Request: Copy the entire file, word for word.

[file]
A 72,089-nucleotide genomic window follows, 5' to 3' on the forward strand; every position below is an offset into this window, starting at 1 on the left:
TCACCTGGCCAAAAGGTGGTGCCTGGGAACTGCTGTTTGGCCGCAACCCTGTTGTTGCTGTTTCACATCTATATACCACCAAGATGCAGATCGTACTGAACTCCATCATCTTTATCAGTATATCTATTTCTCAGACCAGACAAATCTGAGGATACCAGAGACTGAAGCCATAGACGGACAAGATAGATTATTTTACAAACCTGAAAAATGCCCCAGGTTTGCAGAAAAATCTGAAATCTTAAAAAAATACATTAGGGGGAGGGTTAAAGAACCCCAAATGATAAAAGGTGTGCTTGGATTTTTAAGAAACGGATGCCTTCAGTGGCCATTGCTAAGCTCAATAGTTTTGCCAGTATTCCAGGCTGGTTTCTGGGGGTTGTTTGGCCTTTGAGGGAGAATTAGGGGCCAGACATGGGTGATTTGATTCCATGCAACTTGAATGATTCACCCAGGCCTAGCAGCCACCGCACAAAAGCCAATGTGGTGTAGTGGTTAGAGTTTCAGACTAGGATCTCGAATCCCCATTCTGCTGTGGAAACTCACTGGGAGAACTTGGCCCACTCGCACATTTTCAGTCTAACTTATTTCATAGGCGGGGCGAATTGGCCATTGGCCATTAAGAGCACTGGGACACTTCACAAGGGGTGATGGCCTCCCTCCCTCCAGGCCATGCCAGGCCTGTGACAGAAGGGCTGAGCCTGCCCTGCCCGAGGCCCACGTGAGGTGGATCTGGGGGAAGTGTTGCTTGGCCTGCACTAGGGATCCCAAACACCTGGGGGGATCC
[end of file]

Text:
A 72,089-nucleotide genomic window follows, 5' to 3' on the forward strand; every position below is an offset into this window, starting at 1 on the left:
TCACCTGGCCAAAAGGTGGTGCCTGGGAACTGCTGTTTGGCCGCAACCCTGTTGTTGCTGTTTCACATCTATATACCACCAAGATGCAGATCGTACTGAACTCCATCATCTTTATCAGTATATCTATTTCTCAGACCAGACAAATCTGAGGATACCAGAGACTGAAGCCATAGACGGACAAGATAGATTATTTTACAAACCTGAAAAATGCCCCAGGTTTGCAGAAAAATCTGAAATCTTAAAAAAATACATTAGGGGGAGGGTTAAAGAACCCCAAATGATAAAAGGTGTGCTTGGATTTTTAAGAAACGGATGCCTTCAGTGGCCATTGCTAAGCTCAATAGTTTTGCCAGTATTCCAGGCTGGTTTCTGGGGGTTGTTTGGCCTTTGAGGGAGAATTAGGGGCCAGACATGGGTGATTTGATTCCATGCAACTTGAATGATTCACCCAGGCCTAGCAGCCACCGCACAAAAGCCAATGTGGTGTAGTGGTTAGAGTTTCAGACTAGGATCTCGAATCCCCATTCTGCTGTGGAAACTCACTGGGAGAACTTGGCCCACTCGCACATTTTCAGTCTAACTTATTTCATAGGCGGGGCGAATTGGCCATTGGCCATTAAGAGCACTGGGACACTTCACAAGGGGTGATGGCCTCCCTCCCTCCAGGCCATGCCAGGCCTGTGACAGAAGGGCTGAGCCTGCCCTGCCCGAGGCCCACGTGAGGTGGATCTGGGGGAAGTGTTGCTTGGCCTGCACTAGGGATCCCAAACACCTGGGGGGATCC